Earlier this week, we were invited to an event that promised an interesting show of music. There were no mentions of popular musicians who would be performing; nor was there talk of dance routines. The rest was up to our imagination, and The Sunday Standard team headed to the Bomas of Kenya where the afternoon showcase would be taking place. An invitation by the British Council on the plans noted that the purpose of the visit would be to “experience the project”, dubbed The SampleBar Kenya.
“An interactive ethno-musicological exhibit aimed at preserving and showcasing Kenya’s cultural heritage through digitised music recordings,” the invitation read in part.
It added: “The project entails archiving, documentation and exhibition of sounds and melodies of the diversity of Kenyan traditional instruments that are facing extinction while relying on an innovative digital technology product.”
It was a show-and-tell presentation of an exciting new idea, where one can explore traditional musical instruments almost like a Disc Jokey. Using a special table and screen, Sample Bar Kenya Project Administrator Ann Maina showcased, how, using your hands to select a little chip and place it, you could pick and choose various traditional musical instrument sounds to make music.
“The SampleBar project is a partnership between Libido Music, a Swedish innovative company that deals with programming and innovative software,” Ann said, adding, “they pitched the project to us, and they had initially done a prototype using Mijikenda music.”
The project administrator said that after the two teams came together, they were both on the same page - in the pursuit of cultural preservation.
“We helped them secure their grant from the Swedish Institute, which is funding the software and technology part of this project whereas the Ignite Culture Fund under HEVA is funding the research and documentation process,” she said.
Ann said that The SampleBar is a project that can be tailored to suit any need.
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“It is a technology that can be used for whatever. If for example, the Kenya Wildlife Service would like to preserve the sounds of different animals, they can accomplish that with The SampleBar project,” Ann said, adding, “the project is synonymous with the preservation of Kenyan traditional music.”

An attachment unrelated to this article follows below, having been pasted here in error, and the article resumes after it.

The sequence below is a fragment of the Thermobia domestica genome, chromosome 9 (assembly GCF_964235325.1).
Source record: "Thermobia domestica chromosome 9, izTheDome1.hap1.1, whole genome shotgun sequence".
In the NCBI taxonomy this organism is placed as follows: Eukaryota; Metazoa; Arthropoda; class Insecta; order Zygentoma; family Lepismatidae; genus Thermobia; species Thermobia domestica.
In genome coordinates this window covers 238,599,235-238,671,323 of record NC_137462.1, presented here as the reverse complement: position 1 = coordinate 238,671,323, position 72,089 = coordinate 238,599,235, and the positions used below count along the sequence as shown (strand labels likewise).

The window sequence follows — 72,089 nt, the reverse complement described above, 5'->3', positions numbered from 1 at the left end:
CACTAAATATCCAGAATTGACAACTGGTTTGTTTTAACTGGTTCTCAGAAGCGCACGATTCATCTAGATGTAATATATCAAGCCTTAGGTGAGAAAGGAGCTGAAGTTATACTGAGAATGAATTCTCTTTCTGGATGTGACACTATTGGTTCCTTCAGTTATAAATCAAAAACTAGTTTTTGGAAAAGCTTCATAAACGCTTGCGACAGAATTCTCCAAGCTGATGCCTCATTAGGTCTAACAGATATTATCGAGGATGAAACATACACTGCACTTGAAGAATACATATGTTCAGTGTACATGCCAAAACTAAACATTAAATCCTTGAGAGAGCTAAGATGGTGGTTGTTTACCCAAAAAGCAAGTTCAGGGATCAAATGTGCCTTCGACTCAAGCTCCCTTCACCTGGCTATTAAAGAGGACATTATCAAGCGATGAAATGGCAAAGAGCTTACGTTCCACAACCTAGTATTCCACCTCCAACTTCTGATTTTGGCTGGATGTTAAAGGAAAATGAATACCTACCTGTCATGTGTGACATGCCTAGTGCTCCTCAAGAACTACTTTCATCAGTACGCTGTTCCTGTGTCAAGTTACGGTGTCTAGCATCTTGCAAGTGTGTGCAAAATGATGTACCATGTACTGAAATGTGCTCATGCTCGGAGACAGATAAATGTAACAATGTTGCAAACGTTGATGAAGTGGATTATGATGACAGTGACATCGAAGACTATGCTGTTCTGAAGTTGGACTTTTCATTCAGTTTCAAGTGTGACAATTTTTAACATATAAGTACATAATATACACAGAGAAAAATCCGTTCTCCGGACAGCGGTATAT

The project administrator explained that the innovative project can be used to preserve all aspects of our culture, without being limited to the preservation of music.
“The project started in 2021, and we just finished recording the Coastal region last week. So far we have covered five regions - Central, Western, Nyanza, Eastern and now the Coast,” Ann said, noting that The SampleBar team opted to tackle every region one at a time due to the diversity of Kenyan culture.
“People will be coming to the Bomas of Kenya to interact with this technology and learn more about our culture through music.”
In the room where the project was showcased, there was an array of traditional Kenyan musical instruments. From the Irirandi and Ajawa which hails from the Nyanza region to the Bungo and Kinare from the Coastal region.
The SampleBar has been described as a unique way to preserve cultural heritage, with Interaction Action, a cultural website, reporting that many traditional African instruments are in danger of facing extinction.
The report notes: “In this project, we are looking at a new and innovative way to preserve aspects of musical instruments that are facing the destiny of becoming extinct. In a collaboration between Sweden and Kenya, we are using a new Swedish innovation, together with Kenyan artistes and musicians, to uniquely protect and safeguard traditional Kenyan music and musical instruments.”